# Training a network to optimize output value of another network

I am trying to set-up a Deep Deterministic Policy Gradient algorithm (Reinforcement Learning) with Flux. Let me give a context-free explanation of what I am trying to achieve.
Say I have two networks A and C. Network A takes as input an arbitrary vector that we call `s` and returns a vector `a`. Network `C` takes as input the concatenation `vcat(s,a)` as input and output a predicted value of taking action `a` when `s` is observed.

I want to train A so that it learns to output actions that will be have a good value predicted by C. Assume that C is properly trained already. What I did is :

``````opt = ADAM()
A = Chain(Dense(5,3,relu), Dense(3,2,relu)) # size of a is (2,1)
C = Chain(Dense(7,4,relu), Dense(4,1)) #7 inputs is 5 + 2 (s + a)
... #assume C is trained here

loss(s, A, C) = -mean(C(vcat(s,A(s)))

function onetrainingiteration()
data = rand(5,8000) #generate 8000 random s vectors
xs = Flux.params(A, C)
gs = Tracker.gradient(() -> loss (data, A, C), xs)
Tracker.update!(opt, Flux.params(A), gs)
end
``````

Notice that I compute the gradient using both A and C’s parameters but I only give A’s parameters to `update!()`. The idea is that to compute the gradient, Tracker needs the parameters of both networks but I do not want the update to mess with C, otherwise it would bias C to output a very large estimation.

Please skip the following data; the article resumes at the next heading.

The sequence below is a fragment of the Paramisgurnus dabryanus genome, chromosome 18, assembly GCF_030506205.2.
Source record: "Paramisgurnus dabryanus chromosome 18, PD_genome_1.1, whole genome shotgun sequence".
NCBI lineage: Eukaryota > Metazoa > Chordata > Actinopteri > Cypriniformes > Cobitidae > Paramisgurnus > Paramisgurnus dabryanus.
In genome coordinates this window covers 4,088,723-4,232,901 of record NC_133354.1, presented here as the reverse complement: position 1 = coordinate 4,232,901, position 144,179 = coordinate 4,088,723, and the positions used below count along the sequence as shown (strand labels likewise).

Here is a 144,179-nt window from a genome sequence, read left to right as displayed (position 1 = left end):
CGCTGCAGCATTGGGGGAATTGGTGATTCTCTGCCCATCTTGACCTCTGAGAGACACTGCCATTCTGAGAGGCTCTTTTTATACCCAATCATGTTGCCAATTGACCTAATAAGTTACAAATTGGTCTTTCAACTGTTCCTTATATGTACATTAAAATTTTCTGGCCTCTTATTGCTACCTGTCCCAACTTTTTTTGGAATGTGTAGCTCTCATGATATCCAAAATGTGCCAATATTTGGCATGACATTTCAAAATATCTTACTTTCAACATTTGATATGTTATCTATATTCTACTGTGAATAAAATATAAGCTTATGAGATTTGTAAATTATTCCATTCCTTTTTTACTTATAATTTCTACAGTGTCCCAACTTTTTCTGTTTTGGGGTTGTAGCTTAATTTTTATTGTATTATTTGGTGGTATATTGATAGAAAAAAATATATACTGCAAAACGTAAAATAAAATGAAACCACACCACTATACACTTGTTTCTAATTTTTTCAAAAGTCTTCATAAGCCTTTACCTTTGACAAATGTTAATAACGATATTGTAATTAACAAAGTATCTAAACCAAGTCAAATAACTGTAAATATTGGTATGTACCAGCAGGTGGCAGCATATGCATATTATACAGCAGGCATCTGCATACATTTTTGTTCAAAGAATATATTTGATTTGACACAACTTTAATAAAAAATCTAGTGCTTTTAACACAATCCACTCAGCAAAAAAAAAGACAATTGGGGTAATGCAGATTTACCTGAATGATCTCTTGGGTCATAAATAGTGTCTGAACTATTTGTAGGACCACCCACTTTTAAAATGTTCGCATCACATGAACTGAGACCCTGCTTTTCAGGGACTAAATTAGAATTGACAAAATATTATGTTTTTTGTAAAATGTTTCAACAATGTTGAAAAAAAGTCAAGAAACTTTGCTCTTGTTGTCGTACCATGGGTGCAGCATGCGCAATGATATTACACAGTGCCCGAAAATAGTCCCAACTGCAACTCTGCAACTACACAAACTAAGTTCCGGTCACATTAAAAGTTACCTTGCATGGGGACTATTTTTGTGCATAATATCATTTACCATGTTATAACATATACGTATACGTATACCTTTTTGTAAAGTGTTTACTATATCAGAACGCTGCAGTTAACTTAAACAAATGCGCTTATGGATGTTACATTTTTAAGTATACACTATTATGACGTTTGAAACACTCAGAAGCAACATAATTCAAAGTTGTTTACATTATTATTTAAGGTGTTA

Obviously if I come here is because A does not seem to learn at all. Anyone would do this differently ? Am I right to give C’s parameters to `gradient()`?

For those a bit familiar with RL, A is an actor network and C is a critic. By criticizing A, C is supposed to help it improve its decision making (its policy).

1 Like

Just checking, did you intend to include that negative sign in your loss? Should C be outputting a lesser or greater value as A improves its output mapping?

C outputs a value desired to be high, not a cost. So yes C should be outputting a greater value as A improves.

I guess you understand that but I’ll precise for those who might not: we want the output of C to be maximized, so -C to be minimized. In standard supervised learning `loss()` is an error that we want to minimize.

Ok, good to know, I just wanted to make sure this was the case.

Next question: What do the loss values look like across, say, 10 iterations? Do they oscillate around, or do they not budge at all?

However I am still questioning whether `xs = Flux.params(A, C)` is useful, I tried with only A, it appears to work as well so it might only be a waste of computation to get C’s gradients.